What's on Tap

What's on Tap

The Great Wall: A movie about monsters and fireworks

Posted February 17

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— It’s impossible to watch TV right now and not see an ad for The Great Wall. It’s also impossible to tell from the ads exactly what the movie is about. It’s an advertising trick we in the media like to call “polishing a turd.”

Well, I’ve seen The Great Wall and I can tell you what it’s about. I can also tell you that I’ve seen a lot of bad movies, and as much as I was bracing myself for this to be the next one, I didn’t think it was so bad. I mean, it has its share of problems and I’m glad I didn’t pay to see it, but I wouldn’t say I suffered through The Great Wall.

Matt Damon plays a thief named William, who is in China with his buddy Tovar (Narco’s Pedro Pascal) to steal black powder, take it back to the West, sell it and make a fortune. Tovar is from Spain. Where William is from is anyone’s guess because his accent sounds like the result of someone telling Damon to “sound white and foreign.” It starts out British and then morphs into something close to Nick Offerman’s regular speaking voice.

While William and Tovar are in the mountains, they are attacked. The rest of their party is killed, but William manages to kill their unseen assailant, who leaves behind a scaly green arm. They take the arm to the massive army stationed at the Great Wall of China, hoping to trade it for black powder. Instead, the pair are told that they are needed for the fight.

The arm came from a monster called the Tao Tei. Every 60 years, they come to China to teach people to be nice by eating them. Seriously, that is the backstory. An old emperor was too greedy, so the gods sent the Tao Tei to China to eat people until the people acknowledge that greed is a bad thing.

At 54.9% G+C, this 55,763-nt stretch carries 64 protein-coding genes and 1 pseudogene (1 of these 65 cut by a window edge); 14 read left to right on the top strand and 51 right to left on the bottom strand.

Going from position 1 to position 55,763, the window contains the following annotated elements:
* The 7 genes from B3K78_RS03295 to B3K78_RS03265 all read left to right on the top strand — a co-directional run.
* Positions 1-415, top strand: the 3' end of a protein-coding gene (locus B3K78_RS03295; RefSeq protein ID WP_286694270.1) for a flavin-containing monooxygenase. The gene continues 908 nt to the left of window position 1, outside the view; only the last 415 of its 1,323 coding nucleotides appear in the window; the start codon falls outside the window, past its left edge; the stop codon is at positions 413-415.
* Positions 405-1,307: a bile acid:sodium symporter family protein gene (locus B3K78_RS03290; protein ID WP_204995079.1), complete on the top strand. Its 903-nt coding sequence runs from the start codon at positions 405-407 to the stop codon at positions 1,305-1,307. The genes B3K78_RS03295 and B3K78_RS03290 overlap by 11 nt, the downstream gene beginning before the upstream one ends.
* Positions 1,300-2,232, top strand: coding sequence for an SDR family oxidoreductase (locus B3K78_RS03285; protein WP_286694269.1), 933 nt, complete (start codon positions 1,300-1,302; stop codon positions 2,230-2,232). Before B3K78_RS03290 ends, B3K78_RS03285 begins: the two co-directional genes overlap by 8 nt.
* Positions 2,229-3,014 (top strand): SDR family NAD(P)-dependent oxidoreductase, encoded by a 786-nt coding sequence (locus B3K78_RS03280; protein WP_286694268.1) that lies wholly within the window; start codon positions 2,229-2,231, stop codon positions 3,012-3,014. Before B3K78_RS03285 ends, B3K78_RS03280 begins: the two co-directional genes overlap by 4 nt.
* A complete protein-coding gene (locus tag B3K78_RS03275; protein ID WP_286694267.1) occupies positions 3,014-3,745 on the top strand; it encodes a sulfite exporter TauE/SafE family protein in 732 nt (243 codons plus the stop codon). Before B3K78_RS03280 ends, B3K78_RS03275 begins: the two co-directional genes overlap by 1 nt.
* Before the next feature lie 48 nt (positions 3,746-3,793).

So the Tao Tei attack. Willem Dafoe shows up to turn Tovar into a villain. William decides he needs to help these people because he has a magnet in his bag and magnets make the monsters sleepy, and while they’re sleepy, you can blow the monsters up by attaching M80s and bottle rockets to their tails. Really, The Great Wall is an advertisement for fireworks.

The Great Wall looks amazing…sorta.

The movie contains these beautiful landscape shots. There is a scene where the army is using hot air balloons to catch the Tao Tei. It’s a very striking visual. The attacks by the Tao Tei are intense and chaotic and fun to watch.

The problem is that director Yimou Zhang relies on too many goofy shots like it’s 2007 and 3D is something none of us have ever seen before. Seriously, nothing tells an audience “the filmmaker thinks you’re an idiot” quite like an arrow being shot directly at the screen or a monster attacking three feet from your face.

Also, there’s this weird subtext of Matt Damon being the world’s only honorable white man. His cohorts all try to steal from their Chinese hosts and run away. The Chinese general tells us every white man that has ever come to the Great Wall has done the same. Fortunately, Good Will Hunting shows up to teach them that not all white people are bad. I don’t know. This wasn’t a major point of the movie. It was just referenced enough to make me think “I get it! Matt Damon is the only thing keeping China from constant war with the West!”

Like I said, The Great Wall isn’t a good movie, but it was easy enough to get through. It’s short. There’s enough chaos and visual stimulation to hold you over between the boring discussions of honor and an elaborate funeral which is seemingly thrown together in like 10 minutes. Plus, the movie is short - like maybe less than 100 minutes short.

I can’t imagine what a second Great Wall movie looks like, but there will almost certainly be one, because this thing has already made $200 million in China. But look, Suicide Squad made a bunch of money and that was garbage. So I guess the best I can say is “Good news! The Great Wall is slightly better than Suicide Squad!”

Demetri Ravanos is a member of the North Carolina Film Critics Association and has reviewed movies for Raleigh and Company, and The Alan Kabel Radio Network.


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